Medford's disused subway.

[by Moses W. Mann.]
WE remarked recently in the hearing of several persons, ‘There's a subway a mile and a half long in Medford.’ Our auditors, first incredulous, were later curious to know where it might be, and we told them—of its size, location, and purpose for which it was constructed.

It lies beneath Jerome and Sherman streets, crosses under High, and extends through the former Brooks estate to Mystic upper lake. Its terminal stations were the brick gate-houses beside the river and above the dam that separates the two divisions of what used to be called Medford ponds ere this was built.

It is, or rather was, a sub-waterway, the conduit of the Charlestown Water Works. At the time of its building, public water works were confined to the larger cities. The city of Charlestown, after considering various sources of supply, decided upon Medford pond, whose watershed extended backward to the divide between the Ipswich and Aberjona rivers in Wilmington.

By natural configuration Medford pond lent itself well to the design. The Narrows, or the Partings, were the names by which the location of the impounding dam had been previously known. It must have been a picturesque spot. We have found no view of it preserved by artist's brush or pencil of those pre-camera days, but have heard it much spoken of.

Two wedge-shaped portions of Medford and West Cambridge extended into the pond so nearly that a plank would bridge the strait, and in which was but slight fall.

Of this entire work of so much magnitude and importance but little has been preserved in Medford annals, [p. 2] and but for the fact that one of the engineers engaged on the work made a private record of his doings from start to finish it would be difficult at this time to ascertain the facts.

Preliminary surveys were begun ‘on a high bluff east of the Narrows on April 14, 1862,’ by two engineers, with a laborer to assist, and on April 16 Roberdeau Buchanan joined them. It was he who made the record to which we allude. It is illustrated by accurate drawings of the entire work, explanatory of the text of his record, and is now in the office of the Metropolitan Water Commission, by whose courtesy we were permitted to examine its interesting pages and compile this account.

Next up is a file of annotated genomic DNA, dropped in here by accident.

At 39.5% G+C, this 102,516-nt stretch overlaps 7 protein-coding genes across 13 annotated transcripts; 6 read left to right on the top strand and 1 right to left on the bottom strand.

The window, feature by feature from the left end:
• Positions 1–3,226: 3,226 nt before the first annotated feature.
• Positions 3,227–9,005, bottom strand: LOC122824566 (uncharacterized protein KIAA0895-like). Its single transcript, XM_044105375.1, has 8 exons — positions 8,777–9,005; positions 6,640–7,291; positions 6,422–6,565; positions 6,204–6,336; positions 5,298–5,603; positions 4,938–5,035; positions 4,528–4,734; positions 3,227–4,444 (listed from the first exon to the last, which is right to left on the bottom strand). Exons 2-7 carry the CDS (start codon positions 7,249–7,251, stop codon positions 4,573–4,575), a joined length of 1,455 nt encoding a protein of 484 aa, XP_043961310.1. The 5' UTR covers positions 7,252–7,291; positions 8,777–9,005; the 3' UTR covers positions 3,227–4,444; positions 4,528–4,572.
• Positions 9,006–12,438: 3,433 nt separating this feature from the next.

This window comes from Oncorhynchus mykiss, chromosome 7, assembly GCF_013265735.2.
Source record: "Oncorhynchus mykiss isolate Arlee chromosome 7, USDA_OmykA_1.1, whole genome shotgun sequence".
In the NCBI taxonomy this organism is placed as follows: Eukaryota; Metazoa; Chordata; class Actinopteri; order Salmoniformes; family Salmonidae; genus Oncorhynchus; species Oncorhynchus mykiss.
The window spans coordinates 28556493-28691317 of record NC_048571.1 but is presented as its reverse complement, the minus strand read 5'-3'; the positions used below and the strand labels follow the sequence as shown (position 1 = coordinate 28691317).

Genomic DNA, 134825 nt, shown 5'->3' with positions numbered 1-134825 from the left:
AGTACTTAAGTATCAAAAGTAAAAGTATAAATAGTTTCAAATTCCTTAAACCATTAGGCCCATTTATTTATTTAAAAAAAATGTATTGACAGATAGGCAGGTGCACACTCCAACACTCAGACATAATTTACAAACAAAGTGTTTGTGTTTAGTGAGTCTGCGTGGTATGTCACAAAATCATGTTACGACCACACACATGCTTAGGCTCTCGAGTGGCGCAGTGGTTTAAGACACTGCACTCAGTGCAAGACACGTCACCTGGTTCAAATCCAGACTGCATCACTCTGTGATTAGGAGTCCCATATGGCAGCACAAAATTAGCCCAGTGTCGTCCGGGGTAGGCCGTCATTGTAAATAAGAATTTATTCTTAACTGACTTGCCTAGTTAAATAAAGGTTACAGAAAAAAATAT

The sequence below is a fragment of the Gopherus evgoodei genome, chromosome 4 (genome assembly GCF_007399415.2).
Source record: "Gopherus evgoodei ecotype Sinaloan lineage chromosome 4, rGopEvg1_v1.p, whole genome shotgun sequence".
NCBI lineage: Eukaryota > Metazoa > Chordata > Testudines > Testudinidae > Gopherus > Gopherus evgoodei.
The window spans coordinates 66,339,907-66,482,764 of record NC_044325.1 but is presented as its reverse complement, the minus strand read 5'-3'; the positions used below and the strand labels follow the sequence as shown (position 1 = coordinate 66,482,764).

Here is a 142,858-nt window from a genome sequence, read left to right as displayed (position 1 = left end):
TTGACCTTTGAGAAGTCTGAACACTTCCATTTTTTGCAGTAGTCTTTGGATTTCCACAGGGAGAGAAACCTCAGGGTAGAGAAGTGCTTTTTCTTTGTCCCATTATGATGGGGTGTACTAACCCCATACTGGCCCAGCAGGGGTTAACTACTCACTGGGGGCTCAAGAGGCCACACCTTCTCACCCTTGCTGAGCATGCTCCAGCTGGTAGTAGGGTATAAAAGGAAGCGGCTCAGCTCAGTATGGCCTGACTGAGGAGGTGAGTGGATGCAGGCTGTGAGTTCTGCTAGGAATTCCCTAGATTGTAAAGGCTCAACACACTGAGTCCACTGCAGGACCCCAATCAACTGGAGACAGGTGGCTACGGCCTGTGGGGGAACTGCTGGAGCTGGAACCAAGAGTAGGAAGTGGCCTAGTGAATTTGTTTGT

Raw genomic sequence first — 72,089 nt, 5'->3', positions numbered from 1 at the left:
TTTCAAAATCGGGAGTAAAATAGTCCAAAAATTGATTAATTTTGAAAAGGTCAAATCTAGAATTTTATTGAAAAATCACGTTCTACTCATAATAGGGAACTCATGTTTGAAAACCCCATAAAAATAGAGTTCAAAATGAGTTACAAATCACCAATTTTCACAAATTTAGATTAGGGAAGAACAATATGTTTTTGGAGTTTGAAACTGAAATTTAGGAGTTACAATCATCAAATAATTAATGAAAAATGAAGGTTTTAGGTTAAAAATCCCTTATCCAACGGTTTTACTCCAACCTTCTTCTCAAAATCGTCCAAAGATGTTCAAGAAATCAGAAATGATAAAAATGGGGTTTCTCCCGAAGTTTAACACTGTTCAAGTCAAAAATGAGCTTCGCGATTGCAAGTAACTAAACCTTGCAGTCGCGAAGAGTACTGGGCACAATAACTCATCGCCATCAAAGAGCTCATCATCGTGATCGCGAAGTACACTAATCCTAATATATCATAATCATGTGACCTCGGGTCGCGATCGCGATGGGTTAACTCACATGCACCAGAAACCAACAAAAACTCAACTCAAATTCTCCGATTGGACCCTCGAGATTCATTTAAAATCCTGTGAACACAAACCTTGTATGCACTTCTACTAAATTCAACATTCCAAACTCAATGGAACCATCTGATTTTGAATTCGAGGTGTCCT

These engineers reached Walnut hill, the site of the distributing reservoir, on April 25, 1862, and it is interesting to note just here, that in their more than two-mile walk they passed near to no dwellings until reaching Winthrop, then called South street, where there was a house which was later the residence of Mr. J. W. Perkins. Seventeen houses, four of which were upon the Brooks estate, comprised all then west of and near the railway, and but three buildings housed Tufts College then. Contrast this open plain and hill-slope with existing conditions and population.

On April 21 another party began a survey westward toward Wyman hill in West Cambridge, on which the reservoir would have been located had that route or plan been chosen. But the eastern route, suggested by engineers Baldwin and Stevenson in 1859 was decided upon and work begun thereon by survey on May 19, 1862. The actual work upon this portion was begun on January 8, 1863, in the construction of the coffer-dam for the gate-house and bridge across the Mystic.

Just here we obtain a hint of the forestry conditions at the ‘Partings’ then existing:—

Piles, of white oak recently cut near the pond . . . 11 pairs 13 feet apart and 15 feet between the two rows, driven 4 to 5 feet below the bed of the river.

[p. 3] These piles supported a narrow bridge 143.9 feet long, and were a part of the coffer-dam within which the conduit was built beneath the river. This conduit here consisted of two 36-inch iron pipes, placed five feet from centers, laid in and covered with concrete and puddled on either side. The cost of this (bridge and pipe) section was $6,700.00.